Q: With the aim of becoming more aware of my actions and understanding underlying emotions, I want to learn how to meditate. I was wondering what type of meditation you recommend I begin to practice and where is the best place where I can go to learn.
A: Meditation is an excellent way to enhance emotional intelligence skills, especially self-awareness. There are many effective methods. Meditation was developed within the framework of religions; every major world religion has its meditation methods. I surveyed meditation paths in my first book, The Meditative Mind, recently released in a digital version. But now these meditation practices have been taken out of the religious context and their benefits made available to anyone, regardless of religious beliefs. Those benefits include heightened concentration, relaxation, improved health and resilience under stress and an overall sense of well-being.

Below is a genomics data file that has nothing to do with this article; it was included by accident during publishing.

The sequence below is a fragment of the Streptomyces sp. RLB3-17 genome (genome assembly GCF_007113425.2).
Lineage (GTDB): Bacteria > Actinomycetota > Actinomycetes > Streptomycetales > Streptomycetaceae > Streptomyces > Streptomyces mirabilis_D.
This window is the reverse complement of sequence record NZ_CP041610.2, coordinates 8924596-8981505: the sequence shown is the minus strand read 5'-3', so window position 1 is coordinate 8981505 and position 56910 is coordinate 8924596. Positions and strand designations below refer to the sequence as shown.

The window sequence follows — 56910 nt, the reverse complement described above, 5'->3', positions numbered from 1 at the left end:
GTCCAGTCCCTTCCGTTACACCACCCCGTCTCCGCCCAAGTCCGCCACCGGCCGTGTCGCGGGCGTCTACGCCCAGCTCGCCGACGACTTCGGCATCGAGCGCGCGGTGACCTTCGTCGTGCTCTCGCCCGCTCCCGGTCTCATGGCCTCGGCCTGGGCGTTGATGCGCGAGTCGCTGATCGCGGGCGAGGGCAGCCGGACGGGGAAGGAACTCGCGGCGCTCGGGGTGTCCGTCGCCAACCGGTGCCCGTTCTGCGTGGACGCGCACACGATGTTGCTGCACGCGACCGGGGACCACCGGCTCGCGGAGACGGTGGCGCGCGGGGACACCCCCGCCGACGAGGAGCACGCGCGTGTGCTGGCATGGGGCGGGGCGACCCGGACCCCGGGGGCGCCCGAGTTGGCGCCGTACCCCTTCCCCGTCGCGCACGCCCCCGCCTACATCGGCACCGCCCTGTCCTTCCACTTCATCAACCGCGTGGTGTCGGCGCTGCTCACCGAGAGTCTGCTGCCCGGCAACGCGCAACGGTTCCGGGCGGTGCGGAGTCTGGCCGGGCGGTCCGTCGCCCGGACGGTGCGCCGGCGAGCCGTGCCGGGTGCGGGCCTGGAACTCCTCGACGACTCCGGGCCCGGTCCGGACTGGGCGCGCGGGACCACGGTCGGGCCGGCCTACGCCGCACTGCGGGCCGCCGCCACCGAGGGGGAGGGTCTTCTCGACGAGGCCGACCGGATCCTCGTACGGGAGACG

Many organizations are now offering their people instruction in meditation. Chade-Meng Tan’s recent book Search Inside Yourself details the meditation course developed for folks at Google. Mirabai Bush, one of the founders of the Google course, has an audio program that instructs in this approach to meditation.
Many medical centers have long offered their patients instruction in mindfulness-based stress reduction, based on the work of my old friend Jon Kabat-Zinn. His instructional tapes are an excellent way to begin, if you can’t find a meditation center near you.
There are numerous kinds of meditation, and not everyone finds a given meditation to their liking—I suggest you shop around a bit, then settle on a method that suits you. My audio program Relax gives instruction in a half dozen different methods for that reason. But once you settle on a method you like, try to practice it daily. That will give you the most benefit. Think of it as a mental fitness workout.